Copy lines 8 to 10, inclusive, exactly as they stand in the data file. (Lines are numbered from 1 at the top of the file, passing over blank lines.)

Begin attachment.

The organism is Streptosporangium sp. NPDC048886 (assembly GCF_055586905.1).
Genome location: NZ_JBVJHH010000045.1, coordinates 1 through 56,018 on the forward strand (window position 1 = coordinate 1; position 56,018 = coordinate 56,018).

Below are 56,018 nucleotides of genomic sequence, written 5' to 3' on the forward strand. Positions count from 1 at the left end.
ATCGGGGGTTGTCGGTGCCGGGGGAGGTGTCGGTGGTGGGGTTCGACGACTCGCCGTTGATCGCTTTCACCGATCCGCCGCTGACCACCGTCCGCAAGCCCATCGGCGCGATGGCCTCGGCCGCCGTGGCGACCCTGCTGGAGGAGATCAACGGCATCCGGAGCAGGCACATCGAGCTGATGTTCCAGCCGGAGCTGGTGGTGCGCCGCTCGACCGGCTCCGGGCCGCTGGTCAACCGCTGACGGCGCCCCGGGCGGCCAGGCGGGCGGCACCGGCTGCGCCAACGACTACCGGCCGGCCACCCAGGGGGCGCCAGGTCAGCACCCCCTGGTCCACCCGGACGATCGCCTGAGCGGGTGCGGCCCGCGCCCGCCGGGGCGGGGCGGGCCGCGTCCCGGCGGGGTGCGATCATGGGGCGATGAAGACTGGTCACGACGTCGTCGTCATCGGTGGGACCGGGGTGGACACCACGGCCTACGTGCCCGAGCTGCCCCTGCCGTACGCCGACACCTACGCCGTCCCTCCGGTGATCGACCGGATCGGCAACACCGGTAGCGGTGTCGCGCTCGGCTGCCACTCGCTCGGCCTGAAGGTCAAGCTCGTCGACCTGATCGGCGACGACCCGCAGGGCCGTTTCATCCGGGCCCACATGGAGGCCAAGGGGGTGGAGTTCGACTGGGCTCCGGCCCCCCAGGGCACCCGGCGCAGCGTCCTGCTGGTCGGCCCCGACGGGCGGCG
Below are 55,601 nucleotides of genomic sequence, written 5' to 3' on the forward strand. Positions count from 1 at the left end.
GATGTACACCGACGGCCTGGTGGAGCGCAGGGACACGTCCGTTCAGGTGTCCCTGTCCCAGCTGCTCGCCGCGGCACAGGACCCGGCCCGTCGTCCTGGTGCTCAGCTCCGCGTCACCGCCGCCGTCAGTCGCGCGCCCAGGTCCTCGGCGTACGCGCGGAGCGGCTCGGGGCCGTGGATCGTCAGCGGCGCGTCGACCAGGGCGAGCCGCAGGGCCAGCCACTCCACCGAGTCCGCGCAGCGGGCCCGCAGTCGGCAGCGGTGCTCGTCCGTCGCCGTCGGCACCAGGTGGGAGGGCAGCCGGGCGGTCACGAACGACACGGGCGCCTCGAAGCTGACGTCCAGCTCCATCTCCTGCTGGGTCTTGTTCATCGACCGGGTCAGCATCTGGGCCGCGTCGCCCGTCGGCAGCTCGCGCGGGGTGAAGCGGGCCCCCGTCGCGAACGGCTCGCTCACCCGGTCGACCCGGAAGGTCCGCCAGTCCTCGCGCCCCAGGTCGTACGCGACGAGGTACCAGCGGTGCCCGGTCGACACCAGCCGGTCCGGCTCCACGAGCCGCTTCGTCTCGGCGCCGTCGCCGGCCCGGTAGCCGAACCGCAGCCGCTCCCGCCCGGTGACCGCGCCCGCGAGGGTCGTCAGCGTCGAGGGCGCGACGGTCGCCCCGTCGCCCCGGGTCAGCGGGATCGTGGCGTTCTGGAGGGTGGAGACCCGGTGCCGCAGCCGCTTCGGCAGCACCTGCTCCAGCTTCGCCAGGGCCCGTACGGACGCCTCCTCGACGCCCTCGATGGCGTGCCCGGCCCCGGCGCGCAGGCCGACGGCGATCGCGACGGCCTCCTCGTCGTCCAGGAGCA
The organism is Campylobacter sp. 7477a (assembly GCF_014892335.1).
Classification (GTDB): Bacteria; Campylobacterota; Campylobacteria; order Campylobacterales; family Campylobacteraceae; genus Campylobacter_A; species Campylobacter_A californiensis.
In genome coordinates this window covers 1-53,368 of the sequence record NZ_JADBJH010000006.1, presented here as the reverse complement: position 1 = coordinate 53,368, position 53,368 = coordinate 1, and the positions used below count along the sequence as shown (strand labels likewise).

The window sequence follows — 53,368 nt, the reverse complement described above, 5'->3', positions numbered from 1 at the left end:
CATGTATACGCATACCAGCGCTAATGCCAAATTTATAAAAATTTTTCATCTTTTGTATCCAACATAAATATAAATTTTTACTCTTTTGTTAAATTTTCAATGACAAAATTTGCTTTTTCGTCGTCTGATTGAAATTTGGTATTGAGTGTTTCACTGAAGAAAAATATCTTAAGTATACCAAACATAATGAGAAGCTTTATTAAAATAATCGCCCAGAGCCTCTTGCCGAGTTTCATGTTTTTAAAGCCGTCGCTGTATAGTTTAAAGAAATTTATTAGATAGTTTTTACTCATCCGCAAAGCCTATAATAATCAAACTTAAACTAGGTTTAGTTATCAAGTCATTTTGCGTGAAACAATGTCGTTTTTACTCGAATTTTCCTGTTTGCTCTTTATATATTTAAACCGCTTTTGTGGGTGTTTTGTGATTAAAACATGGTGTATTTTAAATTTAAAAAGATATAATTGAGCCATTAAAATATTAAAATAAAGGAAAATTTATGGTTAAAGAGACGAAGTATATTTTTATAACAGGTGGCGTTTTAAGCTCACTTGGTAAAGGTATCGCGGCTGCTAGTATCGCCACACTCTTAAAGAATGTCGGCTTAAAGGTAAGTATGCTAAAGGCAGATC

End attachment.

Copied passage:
Classification (GTDB): Bacteria; Campylobacterota; Campylobacteria; order Campylobacterales; family Campylobacteraceae; genus Campylobacter_A; species Campylobacter_A californiensis.
In genome coordinates this window covers 1-53,368 of the sequence record NZ_JADBJH010000006.1, presented here as the reverse complement: position 1 = coordinate 53,368, position 53,368 = coordinate 1, and the positions used below count along the sequence as shown (strand labels likewise).

The window sequence follows — 53,368 nt, the reverse complement described above, 5'->3', positions numbered from 1 at the left end: